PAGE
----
Journal of Universal Language
Sejong University Language Research Institue

Language Universals: Cross-lingual Comparison of Topic Dependent Adjectives

Charith Giragama1, William Martens2, Dishna Wanasinghe1, Michael Cohen1, Chandrajith Marasinghe1
1University of Aizu
2McGill University

Copyright ⓒ 2016, Sejong University Language Research Institue. This is an Open-Access article distributed under the terms of the Creative Commons Attribution Non-Commercial License ( which permits unrestricted non-commercial use, distribution, and reproduction in any medium, provided the original work is properly cited.

Published Online: Jan 01, 2017


This study examined the multilingual subjects’ perceptual similarity, and semantic relation in order to find universals of languages. Two Indo-European languages (English and Bengali) and one non-Indo- European language (Japanese) were used. A common perceptual space was obtained through Multidimensional Scaling (MDS) analysis method. In contrast, semantic approach was taken using Semantic Differential Analysis (SDA) method. Apart from these, a least square mapping method, Procrustes analysis, was also employed to determine whether semantic scales relate differently to the dimensions of the common perceptual space that did not differ be- tween these three groups of languages. Breaking the tradition of taking vowel sounds to find relation between languages, however, a sophisticated approach was taken by having six guitar sounds as stimuli, which could be considered as a common parameter for all subjects of different groups of languages. Ten topic-dependent bipolar adjective scales on which responses are taken, were constructed in a preliminary study. The results of the SDA analysis showed that the English, and Japanese semantic scales related differently to the MDS derived common perceptual space, while the Bengali semantic scales related somewhat similarly to the same common perceptual space. And also Procrustes Analysis revealed that the Bengali factor space is closer to the English factor space than to the Japanese factor space. With regard to the potential for generalizing semantic differential ratings obtained in one language to aid in the interpretation of data from listeners speaking a different native language, the results of the current study suggest that caution be exercised. More- over the results of this study suggest that interpreters will have to be cautiously attentive in interpretation of data from Indo-European family of languages (English and Bengali) to non Indo-European family of languages (Japanese).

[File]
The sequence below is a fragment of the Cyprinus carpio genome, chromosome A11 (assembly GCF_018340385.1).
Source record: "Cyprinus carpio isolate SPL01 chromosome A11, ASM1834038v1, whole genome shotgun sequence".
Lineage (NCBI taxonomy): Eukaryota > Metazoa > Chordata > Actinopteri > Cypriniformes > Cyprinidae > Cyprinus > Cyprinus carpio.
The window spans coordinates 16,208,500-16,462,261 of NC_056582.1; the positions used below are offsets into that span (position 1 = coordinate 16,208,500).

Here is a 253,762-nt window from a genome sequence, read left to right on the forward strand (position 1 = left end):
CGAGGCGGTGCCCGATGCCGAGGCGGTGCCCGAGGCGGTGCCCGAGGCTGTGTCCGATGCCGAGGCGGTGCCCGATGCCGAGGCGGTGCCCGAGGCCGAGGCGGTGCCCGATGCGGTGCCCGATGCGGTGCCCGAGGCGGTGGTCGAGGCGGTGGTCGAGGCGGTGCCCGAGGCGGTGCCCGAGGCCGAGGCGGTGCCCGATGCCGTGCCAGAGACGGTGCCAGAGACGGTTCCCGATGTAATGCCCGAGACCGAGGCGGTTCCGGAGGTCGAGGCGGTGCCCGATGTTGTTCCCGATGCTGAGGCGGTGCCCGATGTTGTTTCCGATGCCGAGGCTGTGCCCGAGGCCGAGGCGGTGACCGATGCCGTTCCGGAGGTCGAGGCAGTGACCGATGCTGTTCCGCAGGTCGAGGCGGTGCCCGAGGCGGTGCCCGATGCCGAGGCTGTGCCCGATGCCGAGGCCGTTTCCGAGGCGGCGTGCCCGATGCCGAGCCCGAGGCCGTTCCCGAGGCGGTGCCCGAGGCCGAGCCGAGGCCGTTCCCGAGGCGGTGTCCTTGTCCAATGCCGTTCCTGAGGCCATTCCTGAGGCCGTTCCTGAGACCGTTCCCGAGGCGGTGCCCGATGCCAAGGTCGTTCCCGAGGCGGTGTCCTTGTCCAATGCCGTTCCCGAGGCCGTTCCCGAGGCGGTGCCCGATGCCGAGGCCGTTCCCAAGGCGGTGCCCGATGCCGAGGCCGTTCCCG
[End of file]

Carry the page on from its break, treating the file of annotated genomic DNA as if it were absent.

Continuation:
Keywords: multilingual; automatic translation; semantic differential analysis; natural language processing; multidimensional scaling



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